The football manager analogy with Arrivabene is a difficult one. Sure some clubs in football, the dynamic is such that swapping out one for another isn’t really a big deal. But look at Man Utd. Mourinho’s corrosive behaviour was toxifying everything around him. But at the right club (Inter, say), he was the right fit, and his attitudes aligned with the clubs view of itself. They won the treble.

Arrivabene doesn’t look, in retrospect, to have had the sufficient and necessary people skills to lead this particular Ferrari F1 team in the way they needed to be led. And anyway, Marchionne was the true boss (of bosses) and the guy who set the tone. And with him gone, maybe factionalism and disagreements which he’d previously quash, came further to the fore. And that doesn’t help team performance at all.


LaurasOtherHalf

14,201 posts

133 months

Wednesday 9th January
quotequote all
LDN said:
LaurasOtherHalf said:
I’ve posted my thoughts in most of those mistakes, there seems little point in repeating myself.

It just seems a very sensationalist point of view to take.
I'm not so sure. Vettel has admitted that he wasn't driving his best; and Luca said Ferrari would have won with Hamilton in their car.
Do not get me wrong, VET is not without blame in all of them and I’m certainly not his biggest fan.

But HAM has become the force he is through careful planning and implementation of a successful team strategy.

Mercedes have not just built the most impressive cars and engines of the modern era, they’ve done so with a fresh idea on how the car manufacturer can conquer F1.

From the Mercedes board having a hands off approach, to Wolf having shares, to every single member taking their share of the blame when things go awry.

I’d love to experience a year in management there, the fostering of talent and skills must take some doing but they’ve achieved it all beautifully.

You could maybe argue they need a stronger no2 driver (I wouldn’t) but last year’s Mercedes F1 team are up there with the greatest in sports rich history.

Their achievements are overlooked.

tigerkoi

2,328 posts

135 months

Wednesday 9th January
quotequote all
LaurasOtherHalf said:
LDN said:
LaurasOtherHalf said:
I’ve posted my thoughts in most of those mistakes, there seems little point in repeating myself.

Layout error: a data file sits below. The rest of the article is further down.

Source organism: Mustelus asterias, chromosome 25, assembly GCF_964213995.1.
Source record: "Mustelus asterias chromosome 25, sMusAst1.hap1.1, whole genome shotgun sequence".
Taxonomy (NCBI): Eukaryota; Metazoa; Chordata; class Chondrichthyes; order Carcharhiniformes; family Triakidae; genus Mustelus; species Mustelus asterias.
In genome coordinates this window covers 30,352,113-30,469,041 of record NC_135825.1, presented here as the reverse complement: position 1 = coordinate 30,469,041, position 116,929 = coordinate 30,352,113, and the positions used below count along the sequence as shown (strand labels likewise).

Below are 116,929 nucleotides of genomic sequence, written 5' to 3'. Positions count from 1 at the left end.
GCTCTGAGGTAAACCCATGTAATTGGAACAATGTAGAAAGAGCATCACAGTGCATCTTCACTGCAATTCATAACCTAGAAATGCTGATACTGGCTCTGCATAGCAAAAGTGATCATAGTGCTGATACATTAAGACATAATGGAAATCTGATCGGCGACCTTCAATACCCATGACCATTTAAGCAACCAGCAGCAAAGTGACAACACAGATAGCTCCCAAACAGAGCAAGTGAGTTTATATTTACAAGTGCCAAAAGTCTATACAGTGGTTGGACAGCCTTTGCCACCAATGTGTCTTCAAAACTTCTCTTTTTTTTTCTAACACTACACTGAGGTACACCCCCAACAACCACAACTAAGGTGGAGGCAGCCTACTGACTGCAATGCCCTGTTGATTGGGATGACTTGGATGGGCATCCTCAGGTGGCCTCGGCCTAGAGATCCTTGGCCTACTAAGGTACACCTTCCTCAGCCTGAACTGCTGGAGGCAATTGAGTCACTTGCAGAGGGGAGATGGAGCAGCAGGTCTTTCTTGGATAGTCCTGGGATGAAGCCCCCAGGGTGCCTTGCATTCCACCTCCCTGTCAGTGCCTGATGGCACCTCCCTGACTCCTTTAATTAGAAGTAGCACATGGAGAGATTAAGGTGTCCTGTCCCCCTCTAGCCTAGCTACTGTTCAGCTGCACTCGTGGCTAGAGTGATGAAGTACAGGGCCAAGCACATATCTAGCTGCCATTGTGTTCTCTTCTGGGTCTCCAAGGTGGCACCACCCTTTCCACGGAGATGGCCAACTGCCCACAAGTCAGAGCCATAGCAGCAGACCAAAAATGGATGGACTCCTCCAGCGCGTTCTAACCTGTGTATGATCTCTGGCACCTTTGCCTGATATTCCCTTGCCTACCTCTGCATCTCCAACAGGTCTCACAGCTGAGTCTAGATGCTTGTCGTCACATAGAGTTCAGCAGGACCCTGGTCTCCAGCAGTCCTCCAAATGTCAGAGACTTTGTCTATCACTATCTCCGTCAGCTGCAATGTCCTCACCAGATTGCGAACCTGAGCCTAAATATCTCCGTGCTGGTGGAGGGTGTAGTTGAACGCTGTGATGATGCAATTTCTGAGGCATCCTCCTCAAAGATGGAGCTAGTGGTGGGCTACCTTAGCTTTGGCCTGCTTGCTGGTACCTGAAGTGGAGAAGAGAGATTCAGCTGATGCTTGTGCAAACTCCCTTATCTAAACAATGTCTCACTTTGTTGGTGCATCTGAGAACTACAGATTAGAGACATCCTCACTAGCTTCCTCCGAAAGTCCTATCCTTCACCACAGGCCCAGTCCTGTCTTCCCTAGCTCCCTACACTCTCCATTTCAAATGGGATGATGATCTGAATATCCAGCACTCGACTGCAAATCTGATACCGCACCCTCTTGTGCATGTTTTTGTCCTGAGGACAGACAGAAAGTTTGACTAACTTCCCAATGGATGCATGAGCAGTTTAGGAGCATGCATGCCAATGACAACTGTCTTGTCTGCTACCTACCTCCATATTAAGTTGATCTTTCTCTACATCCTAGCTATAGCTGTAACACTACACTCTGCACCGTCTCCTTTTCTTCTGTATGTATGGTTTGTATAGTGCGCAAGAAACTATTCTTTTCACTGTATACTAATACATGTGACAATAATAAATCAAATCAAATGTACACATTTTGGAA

It just seems a very sensationalist point of view to take.
I'm not so sure. Vettel has admitted that he wasn't driving his best; and Luca said Ferrari would have won with Hamilton in their car.
Do not get me wrong, VET is not without blame in all of them and I’m certainly not his biggest fan.

But HAM has become the force he is through careful planning and implementation of a successful team strategy.

Mercedes have not just built the most impressive cars and engines of the modern era, they’ve done so with a fresh idea on how the car manufacturer can conquer F1.

From the Mercedes board having a hands off approach, to Wolf having shares, to every single member taking their share of the blame when things go awry.

I’d love to experience a year in management there, the fostering of talent and skills must take some doing but they’ve achieved it all beautifully.

You could maybe argue they need a stronger no2 driver (I wouldn’t) but last year’s Mercedes F1 team are up there with the greatest in sports rich history.

Their achievements are overlooked.
You’re right - the whole Mercedes outfit has been geared thoughtfully, to winning. It’s a winning unit. Like GE in the ‘90s, IBM in the ‘60s, DuPont, ‘80s/90s Chicago Bulls or AC Milan, the ‘70s Steelers etc - all organisations built front to back for sustained winning.

The people dynamic has to be right throughout the organisation top to bottom. A great driver or a spivvy well suited CEO can only paper over the cracks if the fundamental organisation is a complete mess. Hamilton may very well have one the odd race more than Vettel if roles reversed, but a good driver can’t cover over a poor organisational setup or adverse conditions week in week out.

The most successful drivers are merely at the apex of a pyramid of outstanding coordinated effort. Same as in any organisation.